1. A complete issue of the BAS Speaker is now posted on our website. It has all the formatting of the printed issue and should look the same (or better).
Using Acrobat's magnifier you can expand the text to see details of the individual letters and see the quality of the typesetting. If you have friends
that might be interested, please tell them. (Download it HERE)
2. A milestone: Early sales of "Matrix" on DVD have surpassed those of VHS tape.
3. The October Mix:
An article on preservation of master recordings. In general the cooler and drier the better but temperatures below 45 degrees F may cause separation
of the lubrication from the binder. Hollywood Vaults (profiled in Mix 1/99) stores at 45 degrees F and a relative humidity of 25%. (I keep my tapes
in a spare room on the north side with a dehumidifier running from April to September). "Even if tapes or disks made today are in excellent condition
in 30 years time," the Australian National Archive notes, "the machines required to play them will almost certainly have been superseded long
before." (It may be a good idea to archive a playback machine as well).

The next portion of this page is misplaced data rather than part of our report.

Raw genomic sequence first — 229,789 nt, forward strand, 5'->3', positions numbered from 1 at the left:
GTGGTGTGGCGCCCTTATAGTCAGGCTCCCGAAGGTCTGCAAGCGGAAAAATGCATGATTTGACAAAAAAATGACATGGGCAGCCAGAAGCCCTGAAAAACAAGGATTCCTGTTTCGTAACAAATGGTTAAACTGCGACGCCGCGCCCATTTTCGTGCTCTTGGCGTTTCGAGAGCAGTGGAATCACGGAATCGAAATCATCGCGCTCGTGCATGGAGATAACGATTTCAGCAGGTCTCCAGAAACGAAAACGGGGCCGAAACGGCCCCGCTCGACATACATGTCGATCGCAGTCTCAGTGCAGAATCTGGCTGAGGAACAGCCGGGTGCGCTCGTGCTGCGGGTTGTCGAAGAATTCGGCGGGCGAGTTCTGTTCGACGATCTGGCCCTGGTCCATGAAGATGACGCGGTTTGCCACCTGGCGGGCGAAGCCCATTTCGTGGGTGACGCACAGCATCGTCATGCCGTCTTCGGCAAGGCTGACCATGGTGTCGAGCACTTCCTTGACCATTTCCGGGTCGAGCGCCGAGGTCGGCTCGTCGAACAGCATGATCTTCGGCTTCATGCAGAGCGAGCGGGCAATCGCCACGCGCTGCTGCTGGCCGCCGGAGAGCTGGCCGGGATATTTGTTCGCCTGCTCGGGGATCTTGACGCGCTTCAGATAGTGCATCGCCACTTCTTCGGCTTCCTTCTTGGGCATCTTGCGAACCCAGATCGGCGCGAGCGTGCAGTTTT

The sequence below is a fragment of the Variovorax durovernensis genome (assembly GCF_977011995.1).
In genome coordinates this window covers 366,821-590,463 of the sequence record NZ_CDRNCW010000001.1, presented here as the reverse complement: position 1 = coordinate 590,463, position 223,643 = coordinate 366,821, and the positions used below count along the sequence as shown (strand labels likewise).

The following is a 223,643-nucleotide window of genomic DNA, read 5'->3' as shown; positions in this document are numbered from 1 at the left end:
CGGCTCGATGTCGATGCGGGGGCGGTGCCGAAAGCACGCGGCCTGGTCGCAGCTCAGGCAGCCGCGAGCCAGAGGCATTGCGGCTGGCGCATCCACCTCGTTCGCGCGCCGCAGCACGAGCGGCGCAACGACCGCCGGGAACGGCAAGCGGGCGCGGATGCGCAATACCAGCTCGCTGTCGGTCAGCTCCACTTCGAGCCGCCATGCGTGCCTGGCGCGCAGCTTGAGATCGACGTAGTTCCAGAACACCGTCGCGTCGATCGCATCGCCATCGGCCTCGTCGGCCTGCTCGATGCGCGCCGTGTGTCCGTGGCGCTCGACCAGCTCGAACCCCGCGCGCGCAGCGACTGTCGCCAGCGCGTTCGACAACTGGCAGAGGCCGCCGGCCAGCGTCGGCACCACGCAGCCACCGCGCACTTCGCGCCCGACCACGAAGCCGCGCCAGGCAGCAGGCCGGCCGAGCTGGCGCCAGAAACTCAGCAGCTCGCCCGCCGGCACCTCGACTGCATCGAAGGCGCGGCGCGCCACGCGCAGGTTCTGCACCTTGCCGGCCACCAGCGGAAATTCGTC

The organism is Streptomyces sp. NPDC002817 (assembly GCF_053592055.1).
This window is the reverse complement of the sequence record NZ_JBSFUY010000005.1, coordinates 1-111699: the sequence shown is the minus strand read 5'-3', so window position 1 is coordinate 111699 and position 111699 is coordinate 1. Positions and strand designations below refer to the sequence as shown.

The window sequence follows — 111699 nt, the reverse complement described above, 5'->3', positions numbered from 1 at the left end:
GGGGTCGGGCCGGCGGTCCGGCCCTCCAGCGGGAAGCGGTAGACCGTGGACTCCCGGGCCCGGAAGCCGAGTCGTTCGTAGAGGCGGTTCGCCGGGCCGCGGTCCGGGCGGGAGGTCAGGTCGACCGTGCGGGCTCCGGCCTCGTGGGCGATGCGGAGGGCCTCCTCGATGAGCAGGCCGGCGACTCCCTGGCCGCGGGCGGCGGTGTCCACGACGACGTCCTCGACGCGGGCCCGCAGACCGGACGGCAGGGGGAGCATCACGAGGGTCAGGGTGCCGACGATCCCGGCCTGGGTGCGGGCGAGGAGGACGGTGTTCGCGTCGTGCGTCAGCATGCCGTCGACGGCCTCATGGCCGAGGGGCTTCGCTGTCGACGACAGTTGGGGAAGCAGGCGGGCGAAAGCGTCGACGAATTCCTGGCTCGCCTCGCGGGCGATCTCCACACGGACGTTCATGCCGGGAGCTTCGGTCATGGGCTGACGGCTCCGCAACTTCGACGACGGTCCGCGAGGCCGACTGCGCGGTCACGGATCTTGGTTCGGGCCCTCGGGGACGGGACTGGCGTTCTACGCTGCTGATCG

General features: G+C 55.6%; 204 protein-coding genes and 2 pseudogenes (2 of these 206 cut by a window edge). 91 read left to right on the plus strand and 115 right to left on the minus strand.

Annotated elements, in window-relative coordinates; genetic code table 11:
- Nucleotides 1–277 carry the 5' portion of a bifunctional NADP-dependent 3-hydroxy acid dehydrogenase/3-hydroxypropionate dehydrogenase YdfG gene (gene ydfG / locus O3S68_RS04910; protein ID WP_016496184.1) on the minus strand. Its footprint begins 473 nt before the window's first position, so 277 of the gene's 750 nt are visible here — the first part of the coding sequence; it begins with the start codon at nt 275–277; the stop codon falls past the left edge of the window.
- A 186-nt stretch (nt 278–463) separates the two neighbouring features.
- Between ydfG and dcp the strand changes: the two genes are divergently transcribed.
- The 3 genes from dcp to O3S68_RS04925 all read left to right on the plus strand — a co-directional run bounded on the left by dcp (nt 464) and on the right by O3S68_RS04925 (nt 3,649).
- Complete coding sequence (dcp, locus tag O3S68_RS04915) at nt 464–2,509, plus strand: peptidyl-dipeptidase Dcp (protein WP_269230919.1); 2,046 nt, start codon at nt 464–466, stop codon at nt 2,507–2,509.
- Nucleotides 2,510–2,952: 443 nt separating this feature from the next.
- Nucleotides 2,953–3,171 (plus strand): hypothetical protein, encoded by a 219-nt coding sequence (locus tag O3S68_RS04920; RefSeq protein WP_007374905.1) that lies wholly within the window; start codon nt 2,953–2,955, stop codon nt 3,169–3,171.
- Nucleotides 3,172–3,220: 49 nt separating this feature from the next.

Also, a detailed account of Jack Mullin's early work with the captured German Magnetophon recorders and their use on the Bing Crosby radio show. Mullin
assumed that reports from Germany on the Magnetophon would motivate the big U.S. electronics firms to introduce their own professional tape recorders.
Strangely, that never happened. With an investment of $50,000 from Bing Crosby enterprises, Ampex Corp. built the Model 200 which went into service
in the spring of 1948. Mullin and the Crosby show were presented with serial numbers 1 and 2 in gratitude for their support. Model 200s were biased
for the newly developed 3M Scotch No. 111 tape, which replaced Mullin's dwindling supply of the German tape. The Mullin museum (of audio equipment)
is now part of the Pavek Museum of Broadcasting ( www.pavekmuseum.org ) in St. Louis
Park, Minn., near 3M in St. Paul.